Postgraduate Course: Compassionate Care and the Law (LAWS11337)
|School||School of Law
||College||College of Humanities and Social Science
|Credit level (Normal year taken)||SCQF Level 11 (Postgraduate)
|Course type||Online Distance Learning
||Availability||Not available to visiting students
|Summary||This module examines the challenges that arise for law in the pursuit of compassion in modern healthcare practice. Drawing on different perspectives from law, medical ethics, psychology, policy, and practice in the context of interactive case studies, it will evaluate current trends that promote a culture of patient choice and empowerment in the context of the caring relationship, within broader policy efforts to redefine care through compassionate approaches. In doing so, it will reveal two fundamental tensions relevant to the application of law in this context:
1. First, it is often difficult to introduce the flexibility inherent in care relationships as seen in practice, into current legal concepts and jurisprudential solutions that often warrant a binary (yes or no) approach in regulating care. This means that current rights-based approaches may seem too rigid or inadequate to support the values that characterise modern healthcare.
2. Second, the ageing global population and resource allocation pressures of 21st century healthcare means that current policies to redefine care increasingly invest in cost-effective solutions. In considering the role of the law to support values of compassion, autonomy, choice, and empowerment through care, it is important to clearly articulate the ethical, social values, and principles that inspire current law and policy solutions.
This module examines how these fundamental tensions are settled within the legal and regulatory structures governing modern healthcare.
The aims of this module are to:
1. Consider how the law can contribute to current efforts to redefine care through compassionate approaches, and how to deal with challenges that arise in this area;
2. Introduce students to a more patient-centred understanding and critical assessment of healthcare structures and interventions, and their regulatory architecture;
3. Focus on the challenges that arise in the practical implementation of current compassionate approaches through interactive case studies;
4. Explore how relational ethical notions of care can be applied in law to expedite new notions of good care in regulating healthcare practice.
Session 1: Core Values, Concepts and Instruments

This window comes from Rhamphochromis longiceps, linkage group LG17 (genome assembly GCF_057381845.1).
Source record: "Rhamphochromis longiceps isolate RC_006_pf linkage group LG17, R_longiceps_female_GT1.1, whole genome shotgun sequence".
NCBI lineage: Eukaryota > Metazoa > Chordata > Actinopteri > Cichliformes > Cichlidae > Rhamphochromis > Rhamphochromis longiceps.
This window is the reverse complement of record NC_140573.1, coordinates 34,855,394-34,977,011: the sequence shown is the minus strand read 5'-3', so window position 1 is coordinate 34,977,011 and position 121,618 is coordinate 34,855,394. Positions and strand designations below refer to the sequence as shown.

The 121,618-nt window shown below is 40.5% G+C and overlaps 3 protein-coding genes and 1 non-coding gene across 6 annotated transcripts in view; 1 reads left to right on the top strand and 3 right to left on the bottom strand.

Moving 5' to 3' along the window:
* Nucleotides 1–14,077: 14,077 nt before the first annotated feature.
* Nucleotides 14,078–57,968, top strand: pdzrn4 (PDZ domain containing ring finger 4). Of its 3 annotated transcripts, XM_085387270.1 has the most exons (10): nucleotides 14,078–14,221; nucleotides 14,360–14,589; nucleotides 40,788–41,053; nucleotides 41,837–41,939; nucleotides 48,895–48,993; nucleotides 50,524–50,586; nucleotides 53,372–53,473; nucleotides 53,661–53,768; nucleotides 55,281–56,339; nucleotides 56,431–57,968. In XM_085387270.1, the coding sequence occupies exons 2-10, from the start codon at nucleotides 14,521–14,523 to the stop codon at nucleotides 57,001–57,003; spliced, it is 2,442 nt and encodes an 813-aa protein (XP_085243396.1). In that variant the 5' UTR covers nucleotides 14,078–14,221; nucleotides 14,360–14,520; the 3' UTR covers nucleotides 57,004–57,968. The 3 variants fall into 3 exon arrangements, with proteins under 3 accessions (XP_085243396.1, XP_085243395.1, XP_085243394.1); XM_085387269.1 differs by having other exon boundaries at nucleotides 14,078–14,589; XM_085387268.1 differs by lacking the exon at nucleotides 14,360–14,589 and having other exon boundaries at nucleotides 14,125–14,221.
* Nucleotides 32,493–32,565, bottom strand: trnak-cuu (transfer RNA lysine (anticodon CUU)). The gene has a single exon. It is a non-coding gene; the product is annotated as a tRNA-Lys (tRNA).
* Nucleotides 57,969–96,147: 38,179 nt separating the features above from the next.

Session 2: Different Elements of a Care Approach
Session 3: The Limits of Care
Session 4: Expanding the Circle of Care
Session 5: Vulnerability: Care and Children
Session 6: Care in context
Session 7: Vulnerability: Care and Adults with Mental Illness
Session 8: Vulnerability: Aging and Dying
Session 9: Carers¿ Rights and Duties
Session 10: Self Care and Patient Roles
Entry Requirements (not applicable to Visiting Students)
||Other requirements|| Please contact the distance learning team at email@example.com
|Additional Costs|| Students must have regular and reliable access to the internet.
Course Delivery Information
|Academic year 2017/18, Not available to visiting students (SS1)
|Learning and Teaching activities (Further Info)
Seminar/Tutorial Hours 40,
Programme Level Learning and Teaching Hours 4,
Directed Learning and Independent Learning Hours
|Assessment (Further Info)
|Additional Information (Assessment)
||One essay of up to 4,000 words (60%); one individual assignment (20%); contribution to weekly online discussions throughout the semester (20%).
Requirements for all module assessments will be outlined to students at the start of each semester.
||Students can expect to receive timely feedback on their assessments.
|No Exam Information
On completion of this course, the student will be able to:
- Identify & critique the core ethical tensions and conflicting interests at play in the regulation and practice of compassionate care;
- Formulate well-reasoned and coherent arguments about how the law contributes to the shaping of compassionate care and the novel challenges that may arise from its application;
- Demonstrate a solid understanding of current legal regimes relevant to the regulation of compassionate care, and where appropriate critically suggest possible reforms.
|A list of key module readings will be available in advance of the module. Detailed reading lists are then available each week.|
|Graduate Attributes and Skills
||Students will develop their skills and abilities in:
1. Research and enquiry, through e.g. selecting and deploying appropriate research techniques;
2. Personal and intellectual autonomy, e.g. developing the ability to independently assess the relevance and importance of primary and secondary sources;
3. Communication, e.g. skills in summarising and communicating information and ideas effectively in written form;
4. Personal effectiveness, e.g. working constructively as a member of an online community;
5. Students will also develop their technical/practical skills, throughout the module, e.g. in articulating, evidencing and sustaining a line of argument, and engaging in a convincing critique of another¿s arguments.
|Additional Class Delivery Information
||This course is taught by online distance learning.
|Course organiser||Ms Annie Sorbie
Tel: (0131 6)50 3633
|Course secretary||Ms Clare Polson
Tel: (0131 6)51 9704